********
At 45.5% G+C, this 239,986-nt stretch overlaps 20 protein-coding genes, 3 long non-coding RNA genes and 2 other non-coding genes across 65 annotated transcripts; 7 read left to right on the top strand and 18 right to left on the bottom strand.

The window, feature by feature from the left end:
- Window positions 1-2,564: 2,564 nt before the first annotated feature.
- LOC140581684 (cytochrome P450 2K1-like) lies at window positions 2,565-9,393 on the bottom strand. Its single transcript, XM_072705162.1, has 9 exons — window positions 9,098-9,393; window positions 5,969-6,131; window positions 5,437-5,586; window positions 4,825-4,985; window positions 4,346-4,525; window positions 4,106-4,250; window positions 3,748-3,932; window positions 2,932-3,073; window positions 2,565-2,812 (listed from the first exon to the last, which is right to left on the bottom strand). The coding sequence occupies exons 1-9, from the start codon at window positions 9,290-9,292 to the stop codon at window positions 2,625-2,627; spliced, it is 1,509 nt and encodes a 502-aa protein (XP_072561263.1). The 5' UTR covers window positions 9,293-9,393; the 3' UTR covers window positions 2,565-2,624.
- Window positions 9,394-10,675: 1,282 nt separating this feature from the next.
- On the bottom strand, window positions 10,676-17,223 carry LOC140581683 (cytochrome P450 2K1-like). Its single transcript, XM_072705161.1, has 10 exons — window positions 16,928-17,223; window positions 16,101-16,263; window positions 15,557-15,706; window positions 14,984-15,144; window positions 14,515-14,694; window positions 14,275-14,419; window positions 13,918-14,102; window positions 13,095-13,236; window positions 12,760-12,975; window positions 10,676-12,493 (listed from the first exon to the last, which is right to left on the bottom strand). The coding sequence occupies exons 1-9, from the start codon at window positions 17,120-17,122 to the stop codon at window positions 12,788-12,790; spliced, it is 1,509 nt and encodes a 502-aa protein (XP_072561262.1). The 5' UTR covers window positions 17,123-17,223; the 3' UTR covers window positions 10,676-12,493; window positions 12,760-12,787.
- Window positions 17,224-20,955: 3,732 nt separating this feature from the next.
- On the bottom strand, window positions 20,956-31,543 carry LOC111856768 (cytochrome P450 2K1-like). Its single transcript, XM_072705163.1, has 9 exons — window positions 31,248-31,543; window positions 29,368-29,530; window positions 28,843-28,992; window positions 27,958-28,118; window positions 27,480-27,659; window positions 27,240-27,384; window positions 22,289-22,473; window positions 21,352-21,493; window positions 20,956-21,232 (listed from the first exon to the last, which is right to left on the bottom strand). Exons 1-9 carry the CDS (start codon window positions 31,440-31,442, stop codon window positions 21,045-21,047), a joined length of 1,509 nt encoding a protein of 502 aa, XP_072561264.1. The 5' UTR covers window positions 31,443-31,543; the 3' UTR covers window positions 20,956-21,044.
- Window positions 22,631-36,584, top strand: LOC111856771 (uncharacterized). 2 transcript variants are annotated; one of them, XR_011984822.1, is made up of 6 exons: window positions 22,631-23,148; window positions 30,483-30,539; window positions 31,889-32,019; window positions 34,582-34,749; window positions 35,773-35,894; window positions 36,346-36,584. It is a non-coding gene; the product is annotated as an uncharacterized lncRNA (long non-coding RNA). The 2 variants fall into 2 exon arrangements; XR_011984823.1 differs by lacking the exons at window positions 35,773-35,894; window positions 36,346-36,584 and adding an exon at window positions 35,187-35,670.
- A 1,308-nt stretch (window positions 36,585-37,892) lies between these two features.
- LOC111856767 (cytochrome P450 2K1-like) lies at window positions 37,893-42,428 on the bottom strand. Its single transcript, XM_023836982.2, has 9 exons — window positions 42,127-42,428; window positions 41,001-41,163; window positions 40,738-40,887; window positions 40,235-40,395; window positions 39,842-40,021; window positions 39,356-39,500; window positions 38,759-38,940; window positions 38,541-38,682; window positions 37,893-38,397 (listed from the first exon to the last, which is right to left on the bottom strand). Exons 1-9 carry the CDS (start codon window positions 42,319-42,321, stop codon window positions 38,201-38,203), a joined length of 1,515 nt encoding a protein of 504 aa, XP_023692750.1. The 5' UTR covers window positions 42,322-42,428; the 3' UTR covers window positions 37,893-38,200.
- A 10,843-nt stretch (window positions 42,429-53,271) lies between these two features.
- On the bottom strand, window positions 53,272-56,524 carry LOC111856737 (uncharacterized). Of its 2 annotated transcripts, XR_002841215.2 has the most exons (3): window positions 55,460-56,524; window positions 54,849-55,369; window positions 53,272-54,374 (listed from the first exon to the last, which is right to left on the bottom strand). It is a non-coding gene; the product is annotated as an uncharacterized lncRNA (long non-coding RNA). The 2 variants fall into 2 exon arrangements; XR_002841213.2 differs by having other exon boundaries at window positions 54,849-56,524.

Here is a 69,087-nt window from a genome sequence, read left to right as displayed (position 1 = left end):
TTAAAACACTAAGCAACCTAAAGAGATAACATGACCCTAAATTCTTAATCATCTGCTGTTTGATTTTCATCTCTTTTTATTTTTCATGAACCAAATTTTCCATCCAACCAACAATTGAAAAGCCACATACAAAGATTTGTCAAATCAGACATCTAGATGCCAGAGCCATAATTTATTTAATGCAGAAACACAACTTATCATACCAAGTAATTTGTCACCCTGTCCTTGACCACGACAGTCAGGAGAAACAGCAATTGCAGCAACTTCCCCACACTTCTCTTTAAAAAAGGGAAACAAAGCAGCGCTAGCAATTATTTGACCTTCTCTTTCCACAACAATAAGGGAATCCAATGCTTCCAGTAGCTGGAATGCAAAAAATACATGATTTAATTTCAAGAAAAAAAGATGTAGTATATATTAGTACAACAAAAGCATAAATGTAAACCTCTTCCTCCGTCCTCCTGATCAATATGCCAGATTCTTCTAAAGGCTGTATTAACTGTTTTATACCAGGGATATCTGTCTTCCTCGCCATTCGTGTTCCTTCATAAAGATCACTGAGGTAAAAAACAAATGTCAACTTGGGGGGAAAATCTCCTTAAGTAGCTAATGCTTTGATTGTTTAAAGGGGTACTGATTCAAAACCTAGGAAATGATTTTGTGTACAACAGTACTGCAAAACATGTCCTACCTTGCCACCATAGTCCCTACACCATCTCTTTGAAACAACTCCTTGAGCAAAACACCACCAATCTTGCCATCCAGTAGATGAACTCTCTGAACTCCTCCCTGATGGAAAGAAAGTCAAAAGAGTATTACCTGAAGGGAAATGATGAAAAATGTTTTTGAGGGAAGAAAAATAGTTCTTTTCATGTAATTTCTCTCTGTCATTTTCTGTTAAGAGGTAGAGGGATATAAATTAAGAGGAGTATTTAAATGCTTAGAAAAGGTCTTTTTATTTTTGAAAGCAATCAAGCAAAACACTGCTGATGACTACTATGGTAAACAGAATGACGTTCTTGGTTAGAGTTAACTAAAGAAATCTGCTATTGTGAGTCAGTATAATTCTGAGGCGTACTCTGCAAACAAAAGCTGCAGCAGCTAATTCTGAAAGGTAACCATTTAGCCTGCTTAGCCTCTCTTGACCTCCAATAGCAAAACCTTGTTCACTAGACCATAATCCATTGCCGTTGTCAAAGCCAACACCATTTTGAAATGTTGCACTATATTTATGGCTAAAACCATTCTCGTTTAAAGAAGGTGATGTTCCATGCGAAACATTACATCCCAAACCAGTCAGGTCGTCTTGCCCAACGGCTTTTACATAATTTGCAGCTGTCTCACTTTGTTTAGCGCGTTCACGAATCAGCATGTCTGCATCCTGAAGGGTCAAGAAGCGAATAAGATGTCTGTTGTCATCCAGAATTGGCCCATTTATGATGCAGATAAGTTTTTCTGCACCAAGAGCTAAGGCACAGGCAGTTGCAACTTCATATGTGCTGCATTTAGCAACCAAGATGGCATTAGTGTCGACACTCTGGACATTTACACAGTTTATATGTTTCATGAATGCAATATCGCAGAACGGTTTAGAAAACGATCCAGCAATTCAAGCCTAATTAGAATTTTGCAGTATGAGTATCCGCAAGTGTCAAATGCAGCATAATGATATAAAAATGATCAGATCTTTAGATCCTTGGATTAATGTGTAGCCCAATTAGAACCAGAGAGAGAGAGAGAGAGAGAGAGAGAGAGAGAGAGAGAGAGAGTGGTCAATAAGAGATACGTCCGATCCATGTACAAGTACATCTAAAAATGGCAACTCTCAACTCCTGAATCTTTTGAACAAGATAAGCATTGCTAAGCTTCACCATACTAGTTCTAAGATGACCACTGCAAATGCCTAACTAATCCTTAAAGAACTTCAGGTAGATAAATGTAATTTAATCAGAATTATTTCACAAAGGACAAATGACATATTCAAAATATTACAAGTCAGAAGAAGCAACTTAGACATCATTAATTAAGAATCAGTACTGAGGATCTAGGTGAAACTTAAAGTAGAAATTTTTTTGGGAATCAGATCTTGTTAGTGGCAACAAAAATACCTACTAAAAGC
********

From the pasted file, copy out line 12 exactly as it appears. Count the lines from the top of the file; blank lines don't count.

- A 10,843-nt stretch (window positions 42,429-53,271) lies between these two features.